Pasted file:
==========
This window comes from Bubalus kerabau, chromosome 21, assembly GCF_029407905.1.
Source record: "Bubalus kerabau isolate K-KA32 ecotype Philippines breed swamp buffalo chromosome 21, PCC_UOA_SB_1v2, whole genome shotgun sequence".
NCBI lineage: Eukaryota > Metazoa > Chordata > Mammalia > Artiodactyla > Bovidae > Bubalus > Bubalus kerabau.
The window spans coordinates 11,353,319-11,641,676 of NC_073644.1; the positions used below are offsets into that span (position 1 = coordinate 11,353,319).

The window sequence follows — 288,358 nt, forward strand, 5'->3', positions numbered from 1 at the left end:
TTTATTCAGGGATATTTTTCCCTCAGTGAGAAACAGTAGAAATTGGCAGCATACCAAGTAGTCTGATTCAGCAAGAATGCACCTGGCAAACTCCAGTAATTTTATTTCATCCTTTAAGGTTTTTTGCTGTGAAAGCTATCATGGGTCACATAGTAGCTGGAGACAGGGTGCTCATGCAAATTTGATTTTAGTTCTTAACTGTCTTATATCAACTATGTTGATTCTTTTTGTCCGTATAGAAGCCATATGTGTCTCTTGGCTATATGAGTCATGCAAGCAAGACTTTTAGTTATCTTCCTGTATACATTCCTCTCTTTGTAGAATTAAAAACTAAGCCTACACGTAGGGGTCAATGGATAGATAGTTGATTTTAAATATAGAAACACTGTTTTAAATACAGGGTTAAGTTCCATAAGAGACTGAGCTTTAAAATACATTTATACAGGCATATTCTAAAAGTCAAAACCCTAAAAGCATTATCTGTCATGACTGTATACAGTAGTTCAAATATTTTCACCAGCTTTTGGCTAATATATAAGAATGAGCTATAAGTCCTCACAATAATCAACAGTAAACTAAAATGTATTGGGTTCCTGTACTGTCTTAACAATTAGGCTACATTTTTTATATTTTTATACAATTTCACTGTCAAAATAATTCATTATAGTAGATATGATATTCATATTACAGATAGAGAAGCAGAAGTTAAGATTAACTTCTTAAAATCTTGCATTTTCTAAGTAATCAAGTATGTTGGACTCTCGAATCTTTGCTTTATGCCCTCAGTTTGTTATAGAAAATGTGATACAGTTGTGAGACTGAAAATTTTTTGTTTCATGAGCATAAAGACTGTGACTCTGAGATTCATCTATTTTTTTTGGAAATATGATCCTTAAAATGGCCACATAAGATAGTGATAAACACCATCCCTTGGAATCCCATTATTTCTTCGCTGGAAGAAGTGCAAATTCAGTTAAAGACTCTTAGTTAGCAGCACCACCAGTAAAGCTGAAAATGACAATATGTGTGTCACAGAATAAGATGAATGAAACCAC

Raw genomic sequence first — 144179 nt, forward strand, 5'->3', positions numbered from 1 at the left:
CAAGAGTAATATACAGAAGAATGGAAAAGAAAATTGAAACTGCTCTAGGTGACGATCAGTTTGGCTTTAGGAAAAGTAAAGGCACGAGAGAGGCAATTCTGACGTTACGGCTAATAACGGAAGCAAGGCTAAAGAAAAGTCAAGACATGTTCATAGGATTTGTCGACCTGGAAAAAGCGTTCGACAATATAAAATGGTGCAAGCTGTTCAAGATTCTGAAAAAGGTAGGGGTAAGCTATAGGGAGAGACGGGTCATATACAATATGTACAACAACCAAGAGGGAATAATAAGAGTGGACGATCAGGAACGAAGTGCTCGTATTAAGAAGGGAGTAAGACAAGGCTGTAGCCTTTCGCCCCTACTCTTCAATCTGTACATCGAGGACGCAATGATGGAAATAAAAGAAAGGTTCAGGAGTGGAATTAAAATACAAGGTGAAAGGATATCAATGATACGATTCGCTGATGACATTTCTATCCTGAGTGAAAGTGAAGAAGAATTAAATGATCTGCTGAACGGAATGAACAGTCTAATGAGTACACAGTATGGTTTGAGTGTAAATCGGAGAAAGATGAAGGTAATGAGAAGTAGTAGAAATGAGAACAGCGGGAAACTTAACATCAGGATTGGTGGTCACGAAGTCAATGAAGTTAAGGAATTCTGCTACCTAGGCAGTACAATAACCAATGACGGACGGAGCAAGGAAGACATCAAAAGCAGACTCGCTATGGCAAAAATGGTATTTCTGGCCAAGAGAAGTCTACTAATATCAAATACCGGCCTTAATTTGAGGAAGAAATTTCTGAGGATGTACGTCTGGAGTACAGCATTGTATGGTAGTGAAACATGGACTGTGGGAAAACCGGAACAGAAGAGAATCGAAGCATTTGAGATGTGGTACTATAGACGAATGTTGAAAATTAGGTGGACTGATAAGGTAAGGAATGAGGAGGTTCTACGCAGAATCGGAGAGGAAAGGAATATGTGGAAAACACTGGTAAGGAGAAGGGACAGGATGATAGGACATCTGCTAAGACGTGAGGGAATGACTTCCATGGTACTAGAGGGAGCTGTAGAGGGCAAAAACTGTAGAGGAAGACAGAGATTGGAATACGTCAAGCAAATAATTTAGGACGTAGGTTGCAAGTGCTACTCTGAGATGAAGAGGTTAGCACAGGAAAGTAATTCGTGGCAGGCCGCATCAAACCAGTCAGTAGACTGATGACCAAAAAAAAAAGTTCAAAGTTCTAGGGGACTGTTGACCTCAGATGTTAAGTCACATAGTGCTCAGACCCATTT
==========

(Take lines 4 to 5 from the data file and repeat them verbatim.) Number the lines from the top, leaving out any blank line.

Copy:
The window spans coordinates 11,353,319-11,641,676 of NC_073644.1; the positions used below are offsets into that span (position 1 = coordinate 11,353,319).

The window sequence follows — 288,358 nt, forward strand, 5'->3', positions numbered from 1 at the left end: